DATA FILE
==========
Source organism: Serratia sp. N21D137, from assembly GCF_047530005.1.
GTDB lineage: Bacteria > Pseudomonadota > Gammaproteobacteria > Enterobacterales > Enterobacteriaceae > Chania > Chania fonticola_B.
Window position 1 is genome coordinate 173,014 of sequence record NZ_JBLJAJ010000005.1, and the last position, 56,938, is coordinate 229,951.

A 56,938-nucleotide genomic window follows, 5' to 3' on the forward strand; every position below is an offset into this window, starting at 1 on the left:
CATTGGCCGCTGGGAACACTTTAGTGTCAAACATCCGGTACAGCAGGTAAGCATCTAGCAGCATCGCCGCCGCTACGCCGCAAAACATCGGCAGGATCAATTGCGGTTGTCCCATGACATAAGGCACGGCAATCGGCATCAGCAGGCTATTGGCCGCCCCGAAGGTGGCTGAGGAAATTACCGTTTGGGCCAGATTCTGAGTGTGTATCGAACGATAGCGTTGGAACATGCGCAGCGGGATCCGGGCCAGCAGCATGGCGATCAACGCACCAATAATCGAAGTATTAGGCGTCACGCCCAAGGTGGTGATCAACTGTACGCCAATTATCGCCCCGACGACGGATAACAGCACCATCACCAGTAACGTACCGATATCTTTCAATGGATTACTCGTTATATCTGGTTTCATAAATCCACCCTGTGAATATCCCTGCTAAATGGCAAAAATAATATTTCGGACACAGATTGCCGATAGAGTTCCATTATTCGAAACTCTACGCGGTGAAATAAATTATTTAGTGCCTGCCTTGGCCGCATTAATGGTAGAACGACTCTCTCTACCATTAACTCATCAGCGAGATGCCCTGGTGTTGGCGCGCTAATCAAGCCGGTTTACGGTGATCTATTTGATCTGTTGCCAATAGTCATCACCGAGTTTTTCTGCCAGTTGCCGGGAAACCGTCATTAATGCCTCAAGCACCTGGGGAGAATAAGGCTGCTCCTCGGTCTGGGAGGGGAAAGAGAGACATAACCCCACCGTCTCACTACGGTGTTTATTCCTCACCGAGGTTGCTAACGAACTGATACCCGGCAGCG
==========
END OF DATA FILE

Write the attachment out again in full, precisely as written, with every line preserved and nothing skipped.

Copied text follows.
Source organism: Serratia sp. N21D137, from assembly GCF_047530005.1.
GTDB lineage: Bacteria > Pseudomonadota > Gammaproteobacteria > Enterobacterales > Enterobacteriaceae > Chania > Chania fonticola_B.
Window position 1 is genome coordinate 173,014 of sequence record NZ_JBLJAJ010000005.1, and the last position, 56,938, is coordinate 229,951.

A 56,938-nucleotide genomic window follows, 5' to 3' on the forward strand; every position below is an offset into this window, starting at 1 on the left:
CATTGGCCGCTGGGAACACTTTAGTGTCAAACATCCGGTACAGCAGGTAAGCATCTAGCAGCATCGCCGCCGCTACGCCGCAAAACATCGGCAGGATCAATTGCGGTTGTCCCATGACATAAGGCACGGCAATCGGCATCAGCAGGCTATTGGCCGCCCCGAAGGTGGCTGAGGAAATTACCGTTTGGGCCAGATTCTGAGTGTGTATCGAACGATAGCGTTGGAACATGCGCAGCGGGATCCGGGCCAGCAGCATGGCGATCAACGCACCAATAATCGAAGTATTAGGCGTCACGCCCAAGGTGGTGATCAACTGTACGCCAATTATCGCCCCGACGACGGATAACAGCACCATCACCAGTAACGTACCGATATCTTTCAATGGATTACTCGTTATATCTGGTTTCATAAATCCACCCTGTGAATATCCCTGCTAAATGGCAAAAATAATATTTCGGACACAGATTGCCGATAGAGTTCCATTATTCGAAACTCTACGCGGTGAAATAAATTATTTAGTGCCTGCCTTGGCCGCATTAATGGTAGAACGACTCTCTCTACCATTAACTCATCAGCGAGATGCCCTGGTGTTGGCGCGCTAATCAAGCCGGTTTACGGTGATCTATTTGATCTGTTGCCAATAGTCATCACCGAGTTTTTCTGCCAGTTGCCGGGAAACCGTCATTAATGCCTCAAGCACCTGGGGAGAATAAGGCTGCTCCTCGGTCTGGGAGGGGAAAGAGAGACATAACCCCACCGTCTCACTACGGTGTTTATTCCTCACCGAGGTTGCTAACGAACTGATACCCGGCAGCG